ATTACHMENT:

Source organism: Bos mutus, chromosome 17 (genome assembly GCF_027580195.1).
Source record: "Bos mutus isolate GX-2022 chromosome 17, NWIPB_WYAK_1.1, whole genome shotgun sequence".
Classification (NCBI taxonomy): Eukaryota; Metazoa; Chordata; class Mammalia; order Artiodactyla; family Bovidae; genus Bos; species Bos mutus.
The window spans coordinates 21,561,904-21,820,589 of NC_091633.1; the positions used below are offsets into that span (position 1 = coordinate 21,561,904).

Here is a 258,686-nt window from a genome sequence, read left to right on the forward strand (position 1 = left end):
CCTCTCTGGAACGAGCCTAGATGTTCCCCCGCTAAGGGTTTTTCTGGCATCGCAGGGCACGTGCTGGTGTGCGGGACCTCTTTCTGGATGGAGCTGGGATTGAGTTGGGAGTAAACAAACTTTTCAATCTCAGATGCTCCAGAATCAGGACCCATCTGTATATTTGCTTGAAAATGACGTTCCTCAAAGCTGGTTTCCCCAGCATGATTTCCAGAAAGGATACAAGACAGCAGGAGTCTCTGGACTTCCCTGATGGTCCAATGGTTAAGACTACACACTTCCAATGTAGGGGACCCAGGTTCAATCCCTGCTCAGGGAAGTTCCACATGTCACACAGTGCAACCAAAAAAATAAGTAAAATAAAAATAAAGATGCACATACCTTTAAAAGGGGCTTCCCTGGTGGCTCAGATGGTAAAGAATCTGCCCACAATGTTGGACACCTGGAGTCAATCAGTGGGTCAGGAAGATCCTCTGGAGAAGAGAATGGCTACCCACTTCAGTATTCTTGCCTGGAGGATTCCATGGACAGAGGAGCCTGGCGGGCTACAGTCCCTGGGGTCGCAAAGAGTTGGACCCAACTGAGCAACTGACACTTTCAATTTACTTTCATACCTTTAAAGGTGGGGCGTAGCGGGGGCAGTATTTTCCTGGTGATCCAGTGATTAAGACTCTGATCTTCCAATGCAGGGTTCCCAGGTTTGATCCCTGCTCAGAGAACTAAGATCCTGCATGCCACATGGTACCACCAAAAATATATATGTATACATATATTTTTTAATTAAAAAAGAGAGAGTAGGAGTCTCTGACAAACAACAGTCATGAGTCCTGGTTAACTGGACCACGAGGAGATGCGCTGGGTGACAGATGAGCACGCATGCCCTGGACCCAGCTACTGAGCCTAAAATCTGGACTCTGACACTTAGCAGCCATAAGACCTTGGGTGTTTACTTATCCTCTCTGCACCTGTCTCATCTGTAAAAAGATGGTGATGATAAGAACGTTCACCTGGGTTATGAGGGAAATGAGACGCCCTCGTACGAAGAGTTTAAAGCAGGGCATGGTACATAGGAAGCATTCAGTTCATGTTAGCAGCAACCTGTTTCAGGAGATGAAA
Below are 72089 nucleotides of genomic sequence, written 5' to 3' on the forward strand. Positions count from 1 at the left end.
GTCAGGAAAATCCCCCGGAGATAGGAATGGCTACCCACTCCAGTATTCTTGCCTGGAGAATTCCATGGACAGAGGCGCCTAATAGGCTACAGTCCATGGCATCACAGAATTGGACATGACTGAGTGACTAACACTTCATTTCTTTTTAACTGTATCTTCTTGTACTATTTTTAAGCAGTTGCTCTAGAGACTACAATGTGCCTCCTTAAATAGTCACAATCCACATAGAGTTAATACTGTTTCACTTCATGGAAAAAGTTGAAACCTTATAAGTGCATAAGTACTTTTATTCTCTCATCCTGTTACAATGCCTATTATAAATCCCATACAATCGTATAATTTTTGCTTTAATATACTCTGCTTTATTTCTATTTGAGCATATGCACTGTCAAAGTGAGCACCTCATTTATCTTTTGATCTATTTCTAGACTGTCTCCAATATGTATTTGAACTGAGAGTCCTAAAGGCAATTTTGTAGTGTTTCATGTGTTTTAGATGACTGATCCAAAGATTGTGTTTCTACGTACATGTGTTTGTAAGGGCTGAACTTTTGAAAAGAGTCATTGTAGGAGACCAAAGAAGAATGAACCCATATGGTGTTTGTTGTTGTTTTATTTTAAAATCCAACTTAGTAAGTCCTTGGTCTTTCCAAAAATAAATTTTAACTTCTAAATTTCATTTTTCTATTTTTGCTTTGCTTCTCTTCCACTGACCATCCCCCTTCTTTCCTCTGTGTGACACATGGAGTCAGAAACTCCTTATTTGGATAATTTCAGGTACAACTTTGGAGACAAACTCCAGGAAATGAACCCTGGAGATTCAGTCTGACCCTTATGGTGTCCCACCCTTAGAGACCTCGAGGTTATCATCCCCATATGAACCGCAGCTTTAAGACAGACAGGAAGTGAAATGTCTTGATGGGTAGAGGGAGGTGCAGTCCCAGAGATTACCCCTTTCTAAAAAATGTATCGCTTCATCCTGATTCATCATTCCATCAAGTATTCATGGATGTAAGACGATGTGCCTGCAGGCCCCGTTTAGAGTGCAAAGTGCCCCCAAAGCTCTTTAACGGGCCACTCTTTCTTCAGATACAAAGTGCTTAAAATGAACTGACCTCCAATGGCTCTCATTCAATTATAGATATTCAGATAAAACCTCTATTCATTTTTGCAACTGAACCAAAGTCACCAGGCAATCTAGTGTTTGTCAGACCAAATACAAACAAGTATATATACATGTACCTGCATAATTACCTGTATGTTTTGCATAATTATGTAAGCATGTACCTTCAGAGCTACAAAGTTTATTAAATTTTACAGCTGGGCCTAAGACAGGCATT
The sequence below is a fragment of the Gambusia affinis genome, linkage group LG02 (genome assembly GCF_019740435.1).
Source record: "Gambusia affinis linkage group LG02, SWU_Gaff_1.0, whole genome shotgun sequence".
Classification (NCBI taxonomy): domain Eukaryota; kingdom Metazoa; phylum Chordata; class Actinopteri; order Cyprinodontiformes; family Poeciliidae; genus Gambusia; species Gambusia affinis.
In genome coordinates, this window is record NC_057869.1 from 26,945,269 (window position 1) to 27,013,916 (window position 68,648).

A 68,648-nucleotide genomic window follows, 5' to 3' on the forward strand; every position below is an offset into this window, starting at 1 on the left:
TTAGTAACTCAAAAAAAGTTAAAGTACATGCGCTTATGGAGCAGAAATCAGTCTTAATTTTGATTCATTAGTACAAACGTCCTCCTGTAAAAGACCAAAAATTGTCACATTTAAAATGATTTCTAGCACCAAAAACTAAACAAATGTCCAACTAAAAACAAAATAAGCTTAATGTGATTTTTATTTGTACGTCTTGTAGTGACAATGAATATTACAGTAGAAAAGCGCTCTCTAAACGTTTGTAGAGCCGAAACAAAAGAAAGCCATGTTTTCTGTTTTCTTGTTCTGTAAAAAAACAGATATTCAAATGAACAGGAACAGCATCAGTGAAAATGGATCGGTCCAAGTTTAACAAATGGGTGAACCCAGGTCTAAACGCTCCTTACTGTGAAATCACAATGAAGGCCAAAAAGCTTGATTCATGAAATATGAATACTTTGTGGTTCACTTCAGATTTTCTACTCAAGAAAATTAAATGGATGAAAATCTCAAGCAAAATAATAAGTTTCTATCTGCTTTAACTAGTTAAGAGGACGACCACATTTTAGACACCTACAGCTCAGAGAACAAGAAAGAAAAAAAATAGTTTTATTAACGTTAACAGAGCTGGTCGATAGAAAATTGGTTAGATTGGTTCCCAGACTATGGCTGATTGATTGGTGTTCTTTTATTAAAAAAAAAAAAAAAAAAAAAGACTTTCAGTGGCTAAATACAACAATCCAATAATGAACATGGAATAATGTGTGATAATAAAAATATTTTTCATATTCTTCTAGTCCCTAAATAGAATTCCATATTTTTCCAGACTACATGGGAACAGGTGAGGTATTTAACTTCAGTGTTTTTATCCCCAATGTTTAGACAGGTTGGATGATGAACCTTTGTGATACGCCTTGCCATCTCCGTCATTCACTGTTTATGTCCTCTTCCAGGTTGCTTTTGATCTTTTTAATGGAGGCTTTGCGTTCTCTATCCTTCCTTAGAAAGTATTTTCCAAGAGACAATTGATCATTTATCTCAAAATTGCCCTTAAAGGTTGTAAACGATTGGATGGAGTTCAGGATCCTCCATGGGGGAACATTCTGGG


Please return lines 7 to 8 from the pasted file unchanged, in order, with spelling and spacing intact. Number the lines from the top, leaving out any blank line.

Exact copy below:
Below are 72089 nucleotides of genomic sequence, written 5' to 3' on the forward strand. Positions count from 1 at the left end.
GTCAGGAAAATCCCCCGGAGATAGGAATGGCTACCCACTCCAGTATTCTTGCCTGGAGAATTCCATGGACAGAGGCGCCTAATAGGCTACAGTCCATGGCATCACAGAATTGGACATGACTGAGTGACTAACACTTCATTTCTTTTTAACTGTATCTTCTTGTACTATTTTTAAGCAGTTGCTCTAGAGACTACAATGTGCCTCCTTAAATAGTCACAATCCACATAGAGTTAATACTGTTTCACTTCATGGAAAAAGTTGAAACCTTATAAGTGCATAAGTACTTTTATTCTCTCATCCTGTTACAATGCCTATTATAAATCCCATACAATCGTATAATTTTTGCTTTAATATACTCTGCTTTATTTCTATTTGAGCATATGCACTGTCAAAGTGAGCACCTCATTTATCTTTTGATCTATTTCTAGACTGTCTCCAATATGTATTTGAACTGAGAGTCCTAAAGGCAATTTTGTAGTGTTTCATGTGTTTTAGATGACTGATCCAAAGATTGTGTTTCTACGTACATGTGTTTGTAAGGGCTGAACTTTTGAAAAGAGTCATTGTAGGAGACCAAAGAAGAATGAACCCATATGGTGTTTGTTGTTGTTTTATTTTAAAATCCAACTTAGTAAGTCCTTGGTCTTTCCAAAAATAAATTTTAACTTCTAAATTTCATTTTTCTATTTTTGCTTTGCTTCTCTTCCACTGACCATCCCCCTTCTTTCCTCTGTGTGACACATGGAGTCAGAAACTCCTTATTTGGATAATTTCAGGTACAACTTTGGAGACAAACTCCAGGAAATGAACCCTGGAGATTCAGTCTGACCCTTATGGTGTCCCACCCTTAGAGACCTCGAGGTTATCATCCCCATATGAACCGCAGCTTTAAGACAGACAGGAAGTGAAATGTCTTGATGGGTAGAGGGAGGTGCAGTCCCAGAGATTACCCCTTTCTAAAAAATGTATCGCTTCATCCTGATTCATCATTCCATCAAGTATTCATGGATGTAAGACGATGTGCCTGCAGGCCCCGTTTAGAGTGCAAAGTGCCCCCAAAGCTCTTTAACGGGCCACTCTTTCTTCAGATACAAAGTGCTTAAAATGAACTGACCTCCAATGGCTCTCATTCAATTATAGATATTCAGATAAAACCTCTATTCATTTTTGCAACTGAACCAAAGTCACCAGGCAATCTAGTGTTTGTCAGACCAAATACAAACAAGTATATATACATGTACCTGCATAATTACCTGTATGTTTTGCATAATTATGTAAGCATGTACCTTCAGAGCTACAAAGTTTATTAAATTTTACAGCTGGGCCTAAGACAGGCATT